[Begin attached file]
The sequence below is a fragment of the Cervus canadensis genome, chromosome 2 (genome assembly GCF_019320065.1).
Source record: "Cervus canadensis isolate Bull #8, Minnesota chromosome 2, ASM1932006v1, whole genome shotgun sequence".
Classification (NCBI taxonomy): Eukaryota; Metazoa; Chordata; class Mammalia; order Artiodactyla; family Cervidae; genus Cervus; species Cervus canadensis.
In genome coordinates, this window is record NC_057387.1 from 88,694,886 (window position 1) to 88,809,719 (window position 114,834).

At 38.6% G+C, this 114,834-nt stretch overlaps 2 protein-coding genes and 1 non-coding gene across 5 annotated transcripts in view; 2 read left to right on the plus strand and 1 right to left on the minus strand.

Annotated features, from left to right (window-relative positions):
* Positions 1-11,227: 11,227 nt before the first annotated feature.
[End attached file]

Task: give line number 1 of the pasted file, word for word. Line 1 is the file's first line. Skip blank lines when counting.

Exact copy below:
The sequence below is a fragment of the Cervus canadensis genome, chromosome 2 (genome assembly GCF_019320065.1).